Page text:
Column - Words can be hugeIt may be true that words can’t physically hurt us, but sometimes they feel just as painful as sticks and stones.
By: Lowell Anderson, Alexandria Echo Press
It may be true that words can’t physically hurt us, but sometimes they feel just as painful as sticks and stones.
Maybe I’m just being overly picky or intolerant, but I cringe every time I hear certain words and phrases. For example: Does it ever bother you when someone talks about “growing” her business? It may be trendy and make someone sound like they’re real smart – yet how smart is it to water and feed a building and its workers in hopes that it will somehow increase profits and get bigger? You can grow tomatoes, chickens or mold, but you can’t grow a business.
Listening to TV news is also painful. The worn out, clichéd words that the news writers often use make me feel like I’m being stoned. How many times do we have to hear snow referred to as “that white stuff,” or listen to accounts of deals being “hammered out?’’ Don’t newscasters realize how much they sound like teenagers using the latest fad words such as “neato” or “totally rad” or whatever kids say nowadays?
However, of all the improperly used words, the one that makes me feel the most like I’m being beaten with a stick is the politically-correct but improper use of the word “her.” As a matter of fact, anyone who uses this word improperly in an attempt to be fair should have her words severely edited by someone who believes in clear communication.
Even though many people cringe at the thought of using only the word “his” when referring to someone of unspecified sex, it is actually correct and proper. Look it up in the dictionary and you’ll see. It may not be fashionable, but it is correct.
If you’re not brave enough to use “his,” there is another option – in addition to the common tactic of simply rewriting the sentence – just use the phrase “his or her.” I’m not sure why this sounds so awkward to some people: If it’s the correct phrase to use, then it sounds no worse than the annoying repetition of the word “the” in nearly every sentence.
Another word I’m beginning to hate, is the word “huge.” It’s fine if it’s used correctly, such as when referring to something really big (like an elephant), but not when it is used to mean something that is really important or has a significant effect on something else. The constant repetition of the phrase “that’s huge” soon becomes meaningless and downright painful to listen to.
And speaking of redefining words until they’re practically meaningless, one of the most serious violations is in the use of the words “bigot,” “prejudice” and “intolerance.” The trend in using the words bigot and prejudice is now to use them as a way to cut down and belittle anyone who has different beliefs and convictions – sort of like kids calling each other names in the playground. This usage travels a long way from what the words have traditionally meant, which was to describe someone who was offensively or violently racist. The word tolerance has also been hijacked to mean roughly the same thing, instead of what it actually means, which is being able to respect the beliefs or actions of others. As a result, anyone who calls someone else a bigot or prejudiced is actually himself being intolerant.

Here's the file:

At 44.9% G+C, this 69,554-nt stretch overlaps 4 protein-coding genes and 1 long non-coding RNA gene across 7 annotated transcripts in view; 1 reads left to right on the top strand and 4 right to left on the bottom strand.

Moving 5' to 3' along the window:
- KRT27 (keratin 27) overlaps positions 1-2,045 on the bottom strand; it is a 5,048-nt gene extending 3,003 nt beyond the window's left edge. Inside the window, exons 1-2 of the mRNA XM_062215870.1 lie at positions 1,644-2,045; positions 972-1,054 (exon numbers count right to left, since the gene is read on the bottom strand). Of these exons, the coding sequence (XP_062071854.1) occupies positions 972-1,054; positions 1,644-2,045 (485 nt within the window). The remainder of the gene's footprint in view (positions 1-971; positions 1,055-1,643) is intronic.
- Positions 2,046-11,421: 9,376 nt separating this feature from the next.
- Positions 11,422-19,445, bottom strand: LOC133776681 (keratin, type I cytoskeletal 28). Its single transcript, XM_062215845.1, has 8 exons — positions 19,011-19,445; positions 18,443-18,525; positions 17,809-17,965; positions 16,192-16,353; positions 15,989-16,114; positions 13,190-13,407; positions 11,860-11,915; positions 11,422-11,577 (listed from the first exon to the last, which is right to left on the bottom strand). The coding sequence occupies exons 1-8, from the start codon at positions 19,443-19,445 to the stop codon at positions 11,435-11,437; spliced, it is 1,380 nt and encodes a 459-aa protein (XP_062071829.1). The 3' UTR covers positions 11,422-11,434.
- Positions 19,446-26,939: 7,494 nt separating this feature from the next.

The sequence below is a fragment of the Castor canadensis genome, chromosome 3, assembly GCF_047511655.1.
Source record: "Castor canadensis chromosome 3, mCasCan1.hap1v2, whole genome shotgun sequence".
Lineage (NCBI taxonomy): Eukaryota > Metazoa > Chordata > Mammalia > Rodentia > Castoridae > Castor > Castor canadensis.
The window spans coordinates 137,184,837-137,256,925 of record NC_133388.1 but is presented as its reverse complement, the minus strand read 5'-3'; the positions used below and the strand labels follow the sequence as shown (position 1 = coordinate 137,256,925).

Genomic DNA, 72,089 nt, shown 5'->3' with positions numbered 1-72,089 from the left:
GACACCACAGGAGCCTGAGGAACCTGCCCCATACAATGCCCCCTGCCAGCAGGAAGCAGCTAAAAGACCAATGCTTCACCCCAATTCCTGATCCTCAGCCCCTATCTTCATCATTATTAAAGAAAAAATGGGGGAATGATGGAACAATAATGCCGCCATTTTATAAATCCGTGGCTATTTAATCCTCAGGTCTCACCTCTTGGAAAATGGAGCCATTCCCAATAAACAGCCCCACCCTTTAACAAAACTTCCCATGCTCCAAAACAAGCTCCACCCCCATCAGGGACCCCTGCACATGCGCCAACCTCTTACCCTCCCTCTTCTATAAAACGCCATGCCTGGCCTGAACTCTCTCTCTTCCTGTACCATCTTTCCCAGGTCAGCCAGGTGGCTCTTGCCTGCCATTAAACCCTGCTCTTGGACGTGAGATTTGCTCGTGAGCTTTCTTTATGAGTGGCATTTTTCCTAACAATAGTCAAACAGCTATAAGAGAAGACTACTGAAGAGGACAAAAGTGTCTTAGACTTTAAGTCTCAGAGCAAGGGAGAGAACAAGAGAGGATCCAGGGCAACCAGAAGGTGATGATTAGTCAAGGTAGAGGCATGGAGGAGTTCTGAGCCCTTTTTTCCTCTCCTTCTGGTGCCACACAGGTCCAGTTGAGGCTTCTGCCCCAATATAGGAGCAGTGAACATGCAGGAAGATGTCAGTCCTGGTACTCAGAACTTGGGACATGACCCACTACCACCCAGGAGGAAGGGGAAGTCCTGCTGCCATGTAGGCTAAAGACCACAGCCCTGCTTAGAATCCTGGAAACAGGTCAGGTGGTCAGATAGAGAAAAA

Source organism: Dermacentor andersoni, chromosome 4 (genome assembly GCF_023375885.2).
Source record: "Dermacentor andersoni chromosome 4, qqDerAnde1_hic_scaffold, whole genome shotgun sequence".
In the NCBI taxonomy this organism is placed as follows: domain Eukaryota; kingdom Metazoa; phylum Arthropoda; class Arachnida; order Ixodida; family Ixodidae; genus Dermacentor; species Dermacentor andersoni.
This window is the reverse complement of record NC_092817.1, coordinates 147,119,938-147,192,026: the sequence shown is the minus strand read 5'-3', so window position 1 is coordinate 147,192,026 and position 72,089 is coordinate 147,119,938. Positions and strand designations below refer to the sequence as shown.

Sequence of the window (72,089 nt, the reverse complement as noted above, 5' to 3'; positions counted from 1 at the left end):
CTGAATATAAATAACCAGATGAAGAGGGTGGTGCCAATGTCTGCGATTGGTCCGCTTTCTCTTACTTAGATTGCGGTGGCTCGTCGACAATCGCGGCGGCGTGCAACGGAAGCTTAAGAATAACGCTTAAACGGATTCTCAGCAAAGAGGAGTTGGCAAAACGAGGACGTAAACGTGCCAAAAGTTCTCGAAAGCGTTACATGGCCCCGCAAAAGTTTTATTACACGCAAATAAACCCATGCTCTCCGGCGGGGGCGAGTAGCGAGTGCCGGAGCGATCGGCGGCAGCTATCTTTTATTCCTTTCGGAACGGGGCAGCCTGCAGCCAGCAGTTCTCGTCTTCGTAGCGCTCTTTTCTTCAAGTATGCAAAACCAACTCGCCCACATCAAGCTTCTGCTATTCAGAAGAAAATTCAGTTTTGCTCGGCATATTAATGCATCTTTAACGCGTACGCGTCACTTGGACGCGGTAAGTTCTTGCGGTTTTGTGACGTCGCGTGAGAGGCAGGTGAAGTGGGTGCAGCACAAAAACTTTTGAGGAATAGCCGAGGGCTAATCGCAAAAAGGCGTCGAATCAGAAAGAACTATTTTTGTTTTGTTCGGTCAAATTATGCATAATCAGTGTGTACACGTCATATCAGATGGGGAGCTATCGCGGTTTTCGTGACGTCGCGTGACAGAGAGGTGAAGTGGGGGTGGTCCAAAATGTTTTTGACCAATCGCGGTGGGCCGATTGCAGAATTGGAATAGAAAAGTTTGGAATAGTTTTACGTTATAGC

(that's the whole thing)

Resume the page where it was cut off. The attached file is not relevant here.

It’s ironic that these words when strictly defined actually could be applied to anyone who makes a judgment without gathering all the facts – which includes almost everyone – or anyone who is strongly partial to his own group, religion or political views. I guess we’re all prejudiced about something or another, and similarly we are all bigots in that we all believe we are right.
So if we apply these words to anyone who doesn’t agree with us (sort of like the ultimate schoolyard put-down), they soon become meaningless. Are you a bigot if you don’t like peanut butter and think that anyone who eats it is crazy? Are you intolerant if you don’t let people sleep at their desks when they’re supposed to be working? Are you prejudiced if you always buy Fords instead of Chevys and have never really compared them side-by-side?
Yet all of these misused words pale in comparison to the awful conglomeration of words used by well-meaning business people and consultants who try to make what they do sound important and complex. You can just about hear bones breaking when they say things like, “Our objective is to craft and operationalize resources to create mission-critical outcomes that proactively utilize and leverage system-wide best practices.”
Ouch! Now that’s huge!